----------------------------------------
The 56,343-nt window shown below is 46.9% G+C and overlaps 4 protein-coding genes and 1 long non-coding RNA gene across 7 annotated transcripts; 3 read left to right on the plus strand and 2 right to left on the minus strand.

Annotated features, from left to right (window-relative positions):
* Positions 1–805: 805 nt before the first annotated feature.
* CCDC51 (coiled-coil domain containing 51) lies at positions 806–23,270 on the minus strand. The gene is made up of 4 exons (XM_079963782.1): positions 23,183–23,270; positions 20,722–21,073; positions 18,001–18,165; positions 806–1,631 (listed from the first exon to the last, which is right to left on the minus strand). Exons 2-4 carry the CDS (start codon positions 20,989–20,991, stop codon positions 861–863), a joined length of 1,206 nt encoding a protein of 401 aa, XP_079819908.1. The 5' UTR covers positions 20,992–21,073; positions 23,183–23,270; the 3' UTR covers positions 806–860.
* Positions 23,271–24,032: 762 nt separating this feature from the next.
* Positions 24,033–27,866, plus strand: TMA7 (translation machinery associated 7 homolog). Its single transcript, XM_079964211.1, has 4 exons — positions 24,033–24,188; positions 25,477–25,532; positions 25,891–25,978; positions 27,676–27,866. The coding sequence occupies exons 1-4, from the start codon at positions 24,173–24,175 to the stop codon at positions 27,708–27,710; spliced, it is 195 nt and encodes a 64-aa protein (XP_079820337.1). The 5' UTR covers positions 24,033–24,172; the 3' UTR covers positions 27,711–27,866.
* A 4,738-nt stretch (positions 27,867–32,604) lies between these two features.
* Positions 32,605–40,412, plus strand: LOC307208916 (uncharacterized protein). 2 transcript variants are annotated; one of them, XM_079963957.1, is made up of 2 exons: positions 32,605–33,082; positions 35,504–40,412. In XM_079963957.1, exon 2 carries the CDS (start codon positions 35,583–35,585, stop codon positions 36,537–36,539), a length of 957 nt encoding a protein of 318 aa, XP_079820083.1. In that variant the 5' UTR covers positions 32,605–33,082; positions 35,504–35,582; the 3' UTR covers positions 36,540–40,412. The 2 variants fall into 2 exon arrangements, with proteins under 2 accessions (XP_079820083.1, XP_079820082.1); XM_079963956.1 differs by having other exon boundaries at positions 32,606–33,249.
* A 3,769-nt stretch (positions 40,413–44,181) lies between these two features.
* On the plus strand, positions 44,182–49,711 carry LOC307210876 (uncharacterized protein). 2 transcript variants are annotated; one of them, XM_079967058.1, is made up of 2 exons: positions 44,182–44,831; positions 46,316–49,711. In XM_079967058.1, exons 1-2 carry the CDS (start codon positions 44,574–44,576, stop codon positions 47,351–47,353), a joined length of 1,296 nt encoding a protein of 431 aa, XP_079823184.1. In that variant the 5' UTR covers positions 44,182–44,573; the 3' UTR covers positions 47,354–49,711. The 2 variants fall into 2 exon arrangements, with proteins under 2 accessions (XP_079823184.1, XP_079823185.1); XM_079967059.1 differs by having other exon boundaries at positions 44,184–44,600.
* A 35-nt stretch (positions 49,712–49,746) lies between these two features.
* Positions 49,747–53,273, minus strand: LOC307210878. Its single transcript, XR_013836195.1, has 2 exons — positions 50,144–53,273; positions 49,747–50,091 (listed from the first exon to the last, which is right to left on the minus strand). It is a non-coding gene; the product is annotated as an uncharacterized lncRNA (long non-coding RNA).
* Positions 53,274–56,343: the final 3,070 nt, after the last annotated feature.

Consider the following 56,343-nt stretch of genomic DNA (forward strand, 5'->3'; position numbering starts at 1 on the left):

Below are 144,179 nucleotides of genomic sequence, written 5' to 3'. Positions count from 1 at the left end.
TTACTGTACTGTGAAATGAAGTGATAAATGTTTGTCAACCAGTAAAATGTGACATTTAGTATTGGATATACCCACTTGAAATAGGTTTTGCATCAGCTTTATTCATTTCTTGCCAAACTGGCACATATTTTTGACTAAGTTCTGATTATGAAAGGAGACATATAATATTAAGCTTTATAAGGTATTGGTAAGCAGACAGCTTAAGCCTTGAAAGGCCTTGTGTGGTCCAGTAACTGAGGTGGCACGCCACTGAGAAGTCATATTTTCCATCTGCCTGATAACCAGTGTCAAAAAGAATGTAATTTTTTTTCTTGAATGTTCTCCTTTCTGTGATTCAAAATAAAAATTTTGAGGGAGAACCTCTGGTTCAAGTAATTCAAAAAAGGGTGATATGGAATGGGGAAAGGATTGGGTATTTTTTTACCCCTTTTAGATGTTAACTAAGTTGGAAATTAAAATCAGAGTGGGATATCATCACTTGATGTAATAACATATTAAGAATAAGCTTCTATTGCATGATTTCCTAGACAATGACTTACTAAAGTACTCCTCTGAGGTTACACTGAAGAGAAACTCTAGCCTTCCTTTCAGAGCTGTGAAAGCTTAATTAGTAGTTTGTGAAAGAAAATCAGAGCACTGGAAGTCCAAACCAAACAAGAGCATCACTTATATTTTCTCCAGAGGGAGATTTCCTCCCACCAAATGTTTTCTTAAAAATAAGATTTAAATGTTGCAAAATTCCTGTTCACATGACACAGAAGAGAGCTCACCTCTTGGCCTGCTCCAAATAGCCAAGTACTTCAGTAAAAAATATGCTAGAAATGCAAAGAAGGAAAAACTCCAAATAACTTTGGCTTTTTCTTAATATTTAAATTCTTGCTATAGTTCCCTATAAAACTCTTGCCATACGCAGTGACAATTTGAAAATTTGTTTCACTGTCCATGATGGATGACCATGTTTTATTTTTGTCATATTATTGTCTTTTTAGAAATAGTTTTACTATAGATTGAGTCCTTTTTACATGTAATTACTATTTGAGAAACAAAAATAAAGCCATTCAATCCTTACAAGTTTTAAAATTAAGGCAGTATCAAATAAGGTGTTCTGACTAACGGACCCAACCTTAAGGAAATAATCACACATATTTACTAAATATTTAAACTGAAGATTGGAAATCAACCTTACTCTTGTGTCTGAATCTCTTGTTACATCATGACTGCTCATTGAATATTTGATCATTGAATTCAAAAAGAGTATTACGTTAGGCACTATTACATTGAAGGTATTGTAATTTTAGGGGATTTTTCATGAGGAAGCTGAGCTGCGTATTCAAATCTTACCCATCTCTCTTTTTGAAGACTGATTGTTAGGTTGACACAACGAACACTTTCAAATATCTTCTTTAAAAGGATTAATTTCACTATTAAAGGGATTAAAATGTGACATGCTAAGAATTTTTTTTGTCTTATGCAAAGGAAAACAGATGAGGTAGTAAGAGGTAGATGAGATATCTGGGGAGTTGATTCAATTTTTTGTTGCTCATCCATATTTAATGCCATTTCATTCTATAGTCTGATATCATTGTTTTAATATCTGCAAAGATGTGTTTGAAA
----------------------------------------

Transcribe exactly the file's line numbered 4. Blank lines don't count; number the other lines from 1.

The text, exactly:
* CCDC51 (coiled-coil domain containing 51) lies at positions 806–23,270 on the minus strand. The gene is made up of 4 exons (XM_079963782.1): positions 23,183–23,270; positions 20,722–21,073; positions 18,001–18,165; positions 806–1,631 (listed from the first exon to the last, which is right to left on the minus strand). Exons 2-4 carry the CDS (start codon positions 20,989–20,991, stop codon positions 861–863), a joined length of 1,206 nt encoding a protein of 401 aa, XP_079819908.1. The 5' UTR covers positions 20,992–21,073; positions 23,183–23,270; the 3' UTR covers positions 806–860.